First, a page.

An additional safety feature is provided by the latch projection 18 on the front housing section 2. The rear surface 8 thereof functions as a stationary pressure plate. Actuation of the solenoid 144 drives the projection 146 against the tubing, the end 148 thereof tightly pinching the tubing against the surface 8. This completely closes the tubing, terminating fluid flow therethrough. The solenoid 144 can be automatically actuated in a manner known per se in the art in response to a system malfunction presenting risk to the patient.

FIGS. 15 and 16 show another embodiment of a movable plate for the practice of the present invention which differs with regard to the construction of the central plate 110 shown in the movable plate of FIG. 13.

The movable pressure plate 215 of FIG. 15 comprises a circular central plate 210 having a channel 211, defined at about a 45 angle, and pressure bars 213 which serve to press against the flexible tubing 123 as shown in FIG. 18. The circular ring 212 is connected to the central plate 210 by webs 214 and 216. The circular ring 212 is connected to the outer rim 218 by means of webs 220 and 222.

FIG. 16 is a fragmentary cross-sectional view along lines 16--16 of the movable plate of FIG. 15. This view shows the channel or grove 211 and pressure bars 213 which engage and press against the tubing 123 as the actuating connector 80 (see FIG. 11) engages the recess 266 in the movable plate 215.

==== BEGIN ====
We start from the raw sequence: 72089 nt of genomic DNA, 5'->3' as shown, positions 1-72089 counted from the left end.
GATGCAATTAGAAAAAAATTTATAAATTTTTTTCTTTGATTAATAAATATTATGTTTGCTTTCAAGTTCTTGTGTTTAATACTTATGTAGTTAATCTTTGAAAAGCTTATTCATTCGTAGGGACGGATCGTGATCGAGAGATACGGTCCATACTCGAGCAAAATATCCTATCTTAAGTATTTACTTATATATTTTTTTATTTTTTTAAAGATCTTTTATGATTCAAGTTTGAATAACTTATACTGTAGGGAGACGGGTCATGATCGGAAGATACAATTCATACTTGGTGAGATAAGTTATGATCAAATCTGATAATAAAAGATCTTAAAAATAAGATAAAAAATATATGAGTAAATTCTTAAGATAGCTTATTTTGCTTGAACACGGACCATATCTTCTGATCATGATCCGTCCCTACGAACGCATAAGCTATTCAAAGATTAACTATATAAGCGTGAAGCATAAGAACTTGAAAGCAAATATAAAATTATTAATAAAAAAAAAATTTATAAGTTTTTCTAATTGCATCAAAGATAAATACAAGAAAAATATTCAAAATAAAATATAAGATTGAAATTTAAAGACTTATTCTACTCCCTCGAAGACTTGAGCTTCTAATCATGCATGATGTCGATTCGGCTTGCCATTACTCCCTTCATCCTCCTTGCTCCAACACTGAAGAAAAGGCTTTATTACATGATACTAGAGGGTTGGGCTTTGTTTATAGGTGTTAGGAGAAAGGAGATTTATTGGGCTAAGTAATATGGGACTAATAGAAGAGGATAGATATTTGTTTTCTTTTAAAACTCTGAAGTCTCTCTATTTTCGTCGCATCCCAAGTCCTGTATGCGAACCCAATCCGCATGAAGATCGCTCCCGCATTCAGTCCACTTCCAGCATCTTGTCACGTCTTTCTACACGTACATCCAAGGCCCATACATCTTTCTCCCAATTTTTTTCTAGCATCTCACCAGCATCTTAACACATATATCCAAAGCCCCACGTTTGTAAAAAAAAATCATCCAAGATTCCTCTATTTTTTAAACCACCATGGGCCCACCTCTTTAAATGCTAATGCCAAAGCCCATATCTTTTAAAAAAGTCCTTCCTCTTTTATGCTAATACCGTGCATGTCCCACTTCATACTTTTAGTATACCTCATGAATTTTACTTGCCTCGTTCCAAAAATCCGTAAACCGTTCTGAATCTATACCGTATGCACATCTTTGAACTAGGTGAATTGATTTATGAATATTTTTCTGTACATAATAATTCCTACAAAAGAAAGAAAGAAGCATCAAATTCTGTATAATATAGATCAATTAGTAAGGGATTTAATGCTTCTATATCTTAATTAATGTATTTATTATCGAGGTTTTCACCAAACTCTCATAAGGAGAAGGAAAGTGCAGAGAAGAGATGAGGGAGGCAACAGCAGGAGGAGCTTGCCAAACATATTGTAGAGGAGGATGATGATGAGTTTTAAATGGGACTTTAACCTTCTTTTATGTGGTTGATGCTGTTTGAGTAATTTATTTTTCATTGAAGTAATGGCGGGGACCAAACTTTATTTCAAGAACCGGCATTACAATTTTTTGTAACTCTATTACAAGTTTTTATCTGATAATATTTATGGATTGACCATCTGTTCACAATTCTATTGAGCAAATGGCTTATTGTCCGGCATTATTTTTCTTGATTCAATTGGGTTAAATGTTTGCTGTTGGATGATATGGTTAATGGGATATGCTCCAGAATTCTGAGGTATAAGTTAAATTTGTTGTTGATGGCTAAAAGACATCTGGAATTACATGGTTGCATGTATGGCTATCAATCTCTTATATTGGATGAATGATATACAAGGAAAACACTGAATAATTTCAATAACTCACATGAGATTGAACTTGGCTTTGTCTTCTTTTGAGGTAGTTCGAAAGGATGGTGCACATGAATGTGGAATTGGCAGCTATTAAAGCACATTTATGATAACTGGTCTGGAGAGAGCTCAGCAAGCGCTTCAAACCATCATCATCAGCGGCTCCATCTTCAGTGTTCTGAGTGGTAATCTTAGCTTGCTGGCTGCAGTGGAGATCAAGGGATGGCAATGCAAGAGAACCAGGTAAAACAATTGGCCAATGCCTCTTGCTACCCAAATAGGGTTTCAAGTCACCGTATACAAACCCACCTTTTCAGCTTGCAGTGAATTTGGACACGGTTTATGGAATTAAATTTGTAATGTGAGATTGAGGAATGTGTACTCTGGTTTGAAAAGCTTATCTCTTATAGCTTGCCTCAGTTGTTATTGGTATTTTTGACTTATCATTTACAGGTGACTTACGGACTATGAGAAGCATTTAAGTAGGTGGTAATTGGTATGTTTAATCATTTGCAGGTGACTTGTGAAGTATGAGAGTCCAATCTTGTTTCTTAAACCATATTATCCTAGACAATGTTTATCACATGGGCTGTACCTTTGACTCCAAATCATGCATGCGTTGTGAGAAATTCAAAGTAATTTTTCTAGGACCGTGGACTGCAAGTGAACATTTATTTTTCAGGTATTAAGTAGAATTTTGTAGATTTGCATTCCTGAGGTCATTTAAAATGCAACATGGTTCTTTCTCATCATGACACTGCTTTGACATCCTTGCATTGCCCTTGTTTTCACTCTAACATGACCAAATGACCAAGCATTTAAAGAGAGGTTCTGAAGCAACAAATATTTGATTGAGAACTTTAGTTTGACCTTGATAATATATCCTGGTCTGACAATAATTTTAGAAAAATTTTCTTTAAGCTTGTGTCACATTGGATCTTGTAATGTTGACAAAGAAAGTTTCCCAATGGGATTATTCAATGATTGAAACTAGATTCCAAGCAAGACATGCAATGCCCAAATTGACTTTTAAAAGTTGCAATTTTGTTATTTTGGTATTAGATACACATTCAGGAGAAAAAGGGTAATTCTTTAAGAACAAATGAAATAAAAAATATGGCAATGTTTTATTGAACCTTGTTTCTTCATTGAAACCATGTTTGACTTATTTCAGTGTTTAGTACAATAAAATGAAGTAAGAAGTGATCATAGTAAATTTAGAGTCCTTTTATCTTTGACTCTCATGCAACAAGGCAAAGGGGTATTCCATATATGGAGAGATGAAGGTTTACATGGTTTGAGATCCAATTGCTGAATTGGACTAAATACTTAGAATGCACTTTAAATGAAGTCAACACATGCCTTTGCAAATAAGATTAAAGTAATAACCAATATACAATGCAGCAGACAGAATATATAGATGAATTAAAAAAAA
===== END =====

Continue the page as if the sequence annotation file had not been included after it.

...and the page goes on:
FIG. 17 is a fragmentary view of the stationary pressure plate 228. In this embodiment, the stationary pressure plate has a peaked or point surface 229, defined at about 45 angle, which runs transverse to the axis of the tubing passageways 8 and 12. The pressure plate 228 provides a surface against which the tubing 123 can be pressed and crimped or bent. The movable pressure plate 215 when advanced against the tubing held between it and the stationary pressure plate 228, bends or crimps the tubing by reason of bars 213 and the pointed surface 229, thereby reduces the cross-sectional area of the passageway of the tube. This embodiment is particularly advantageous in that the amount of force or pressure required from the central plate 210 and actuator 80 in order to adjust the rate of liquid flow is very low.

FIG. 18 is a fragmentary cross-sectional view showing the cooperation of the movable pressure plate and the stationary pressure plate 228 wherein the flexible tubing 123 is only partially bent or crimped so that the rate of flow of liquid is only slightly diminished. The tubing is crimped along the axis established by the groove 211.

FIG. 19 is a fragmentary back view of another embodiment of the disposable pinch valve of this invention in the open position. In this embodiment is incorporated the movable plate embodiment of FIG. 15 and the stationary pressure plate embodiment of FIG. 17.